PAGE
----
He is no friend of Fina would some day appreciate her little mine. Josephine made his acquaintance fortune, the more because her up-bringing at the hospital, and not under her own had been modest. A musician's life be. mother's roof." longs to towns, and Arnheim wandered " It don't do; it don't do!” the colonel about Europe with his violin and his little said, stopping short in his perambuladaughter, from one city to another, frorn tions, and settling himself in his tight one concert to another, carrying his lone- coat. "Young ladies shouldn't meddle liness and his patient music. He was with hospitals and doctors. They are all not a great musician. He was a consci- very well in their proper place, and a man entious and painstaking inan. With Mary may do as he likes; but a lady should he had been happy, and purposefull, and always have some one with her — a serhard-working. Without her he was all vant, if nobody else can go.” lost and at sea.
This sapient remark was greatly apI could understand what had occurred proved by Miss Ellis, who emphatically at the time of. Mary Arnheim's marriage, endorsed it with “ That is also my humble when I heard the colonel and his sister opinion. So I have always said from the talking about Josephine one day. I had first.” gone with a message to old Palace “A servant! That might be very awkSquare. It seemed as if it were some ward,” said Mrs. Thomas, reflectively.
As she spoke, the door opened and the Thomas rose from the sofa, came forward, red head of Hoopers, the page-boy, who and said in her most languid tones : had been specially engaged to chaperon so good as to come a little nearer. Mrs. Josephine, appeared in the door. “If Ellis is rather deaf.” you please, miss,” said Hoopers myste- "I don't know why my coming should riously, “ there's a gentleman rung at the trouble you, ma'am,” said the doctor, stridbell. He ask if the family were alone, ing up the room, and utterly ignoring the and I told him as how Miss Josephine two wardens at the door (where, by the was out. So he said as how Miss Ellis way, I could see that little wretch Hoopers will do, and I thought as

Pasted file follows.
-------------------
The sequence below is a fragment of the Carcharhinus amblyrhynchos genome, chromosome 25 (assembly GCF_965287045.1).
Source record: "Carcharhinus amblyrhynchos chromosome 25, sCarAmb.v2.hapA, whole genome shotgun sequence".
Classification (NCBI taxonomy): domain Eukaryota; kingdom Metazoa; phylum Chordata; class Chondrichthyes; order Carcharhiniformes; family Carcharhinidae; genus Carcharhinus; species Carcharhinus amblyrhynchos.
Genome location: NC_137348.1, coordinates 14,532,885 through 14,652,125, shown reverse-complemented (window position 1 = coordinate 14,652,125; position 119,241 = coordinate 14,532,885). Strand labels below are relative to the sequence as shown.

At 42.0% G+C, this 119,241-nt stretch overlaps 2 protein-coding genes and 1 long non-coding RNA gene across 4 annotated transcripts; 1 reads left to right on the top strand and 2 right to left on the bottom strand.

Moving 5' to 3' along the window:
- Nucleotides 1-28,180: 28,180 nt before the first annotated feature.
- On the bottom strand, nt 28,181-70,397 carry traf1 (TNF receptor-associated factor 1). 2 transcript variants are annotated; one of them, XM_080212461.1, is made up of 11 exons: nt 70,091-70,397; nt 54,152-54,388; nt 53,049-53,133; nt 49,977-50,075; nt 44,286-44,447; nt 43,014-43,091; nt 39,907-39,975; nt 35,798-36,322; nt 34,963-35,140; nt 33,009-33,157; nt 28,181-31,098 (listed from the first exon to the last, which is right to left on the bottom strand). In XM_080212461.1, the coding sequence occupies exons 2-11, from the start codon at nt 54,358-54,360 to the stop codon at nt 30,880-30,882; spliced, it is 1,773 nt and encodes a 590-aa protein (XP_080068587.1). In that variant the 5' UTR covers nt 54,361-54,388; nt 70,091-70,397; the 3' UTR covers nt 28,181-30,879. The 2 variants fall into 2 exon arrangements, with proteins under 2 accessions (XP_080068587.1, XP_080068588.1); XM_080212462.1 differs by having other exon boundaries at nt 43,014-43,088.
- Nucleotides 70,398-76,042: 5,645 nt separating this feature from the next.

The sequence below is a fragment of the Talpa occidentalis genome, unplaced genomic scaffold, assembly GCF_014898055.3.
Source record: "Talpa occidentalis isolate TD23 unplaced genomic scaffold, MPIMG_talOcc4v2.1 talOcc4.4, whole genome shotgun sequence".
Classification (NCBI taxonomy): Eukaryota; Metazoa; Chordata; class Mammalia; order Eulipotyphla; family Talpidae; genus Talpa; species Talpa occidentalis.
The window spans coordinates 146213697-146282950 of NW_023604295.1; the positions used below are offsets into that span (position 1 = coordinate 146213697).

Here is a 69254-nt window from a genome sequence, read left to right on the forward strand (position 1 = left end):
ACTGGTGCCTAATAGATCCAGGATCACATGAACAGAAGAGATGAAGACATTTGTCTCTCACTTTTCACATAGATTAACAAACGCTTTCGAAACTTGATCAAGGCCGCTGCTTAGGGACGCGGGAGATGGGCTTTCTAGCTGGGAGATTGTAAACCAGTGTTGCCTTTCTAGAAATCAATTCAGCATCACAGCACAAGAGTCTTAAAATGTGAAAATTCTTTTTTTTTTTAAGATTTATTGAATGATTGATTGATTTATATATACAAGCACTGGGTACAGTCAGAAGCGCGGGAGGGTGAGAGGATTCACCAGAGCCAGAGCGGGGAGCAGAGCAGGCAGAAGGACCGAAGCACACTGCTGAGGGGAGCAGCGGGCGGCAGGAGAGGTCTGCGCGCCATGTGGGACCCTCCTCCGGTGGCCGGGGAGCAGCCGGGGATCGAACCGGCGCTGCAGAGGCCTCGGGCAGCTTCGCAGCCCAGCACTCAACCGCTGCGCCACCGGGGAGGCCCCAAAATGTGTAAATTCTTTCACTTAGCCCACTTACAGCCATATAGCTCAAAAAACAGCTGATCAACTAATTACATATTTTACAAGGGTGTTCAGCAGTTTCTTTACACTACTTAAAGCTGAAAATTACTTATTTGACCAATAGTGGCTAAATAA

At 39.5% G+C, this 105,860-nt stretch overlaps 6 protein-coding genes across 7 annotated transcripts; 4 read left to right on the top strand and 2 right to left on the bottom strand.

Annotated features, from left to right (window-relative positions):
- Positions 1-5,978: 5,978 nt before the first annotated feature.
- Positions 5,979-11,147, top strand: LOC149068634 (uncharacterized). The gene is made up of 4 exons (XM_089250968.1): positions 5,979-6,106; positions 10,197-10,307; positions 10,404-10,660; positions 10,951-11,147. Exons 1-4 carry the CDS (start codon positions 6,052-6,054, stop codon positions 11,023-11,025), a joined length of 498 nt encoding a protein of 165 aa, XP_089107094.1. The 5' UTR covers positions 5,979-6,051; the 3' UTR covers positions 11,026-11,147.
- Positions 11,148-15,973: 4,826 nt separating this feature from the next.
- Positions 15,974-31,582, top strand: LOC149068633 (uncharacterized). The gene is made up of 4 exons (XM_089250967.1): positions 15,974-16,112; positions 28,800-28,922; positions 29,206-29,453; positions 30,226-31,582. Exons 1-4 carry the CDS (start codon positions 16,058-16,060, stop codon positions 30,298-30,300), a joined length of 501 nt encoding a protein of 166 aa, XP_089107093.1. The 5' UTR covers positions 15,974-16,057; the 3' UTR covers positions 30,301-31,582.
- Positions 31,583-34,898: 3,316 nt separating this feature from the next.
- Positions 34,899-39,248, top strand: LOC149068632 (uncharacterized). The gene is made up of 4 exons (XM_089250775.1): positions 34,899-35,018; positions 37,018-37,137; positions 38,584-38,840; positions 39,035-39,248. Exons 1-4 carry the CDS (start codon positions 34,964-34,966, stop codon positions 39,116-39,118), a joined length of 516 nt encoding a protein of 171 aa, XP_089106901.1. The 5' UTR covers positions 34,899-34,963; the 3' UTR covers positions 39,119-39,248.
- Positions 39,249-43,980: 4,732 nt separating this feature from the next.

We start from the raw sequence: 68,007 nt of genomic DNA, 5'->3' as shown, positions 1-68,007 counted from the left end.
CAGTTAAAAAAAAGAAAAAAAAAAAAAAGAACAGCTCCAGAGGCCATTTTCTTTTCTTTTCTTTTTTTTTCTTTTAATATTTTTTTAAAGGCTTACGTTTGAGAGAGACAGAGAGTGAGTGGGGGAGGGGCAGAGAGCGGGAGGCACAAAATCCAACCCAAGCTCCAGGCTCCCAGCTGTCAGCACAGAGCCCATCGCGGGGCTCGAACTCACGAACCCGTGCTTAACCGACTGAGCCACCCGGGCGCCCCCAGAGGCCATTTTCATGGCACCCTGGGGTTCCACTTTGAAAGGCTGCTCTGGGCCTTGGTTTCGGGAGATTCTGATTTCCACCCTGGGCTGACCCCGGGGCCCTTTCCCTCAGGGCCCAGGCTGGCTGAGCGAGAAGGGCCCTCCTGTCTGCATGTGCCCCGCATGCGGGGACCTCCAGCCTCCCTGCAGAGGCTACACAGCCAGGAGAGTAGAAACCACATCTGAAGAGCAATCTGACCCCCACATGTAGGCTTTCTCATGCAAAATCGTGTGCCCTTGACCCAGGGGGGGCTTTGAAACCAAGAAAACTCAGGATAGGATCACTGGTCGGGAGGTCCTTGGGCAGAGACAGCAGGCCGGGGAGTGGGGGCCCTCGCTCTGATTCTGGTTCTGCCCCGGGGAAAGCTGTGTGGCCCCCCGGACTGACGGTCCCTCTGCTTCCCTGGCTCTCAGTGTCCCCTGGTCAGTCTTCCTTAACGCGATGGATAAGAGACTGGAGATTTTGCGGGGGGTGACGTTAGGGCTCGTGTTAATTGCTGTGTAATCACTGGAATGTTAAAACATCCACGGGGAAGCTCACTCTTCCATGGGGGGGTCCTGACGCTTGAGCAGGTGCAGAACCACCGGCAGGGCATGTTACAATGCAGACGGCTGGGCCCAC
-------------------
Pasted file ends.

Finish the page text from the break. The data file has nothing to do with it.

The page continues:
grinning). “What I want to say is soon “What is all this?” says Miss Ellis, said, I admire your daughter very much, wheeling round. “Go down directly, and I asked her to marry me, as you may Hoopers, and send Burroughes up.” perhaps have heard. There seemed to be
Please’m, Mr. Burroughes, he have a family difficulties which at the time I did friend dropped in - he says as how he not sufficiently allow for, and I am afraid can't be rung up no more.
I was impatient and harsh. It has since “I had better see about it, Bessie," occurred to me that, perhaps, as you did said the colonel, briskly marching off, de- not know me, you imagined I was behavlighted at having something to do. ing in an underhand way: I therefore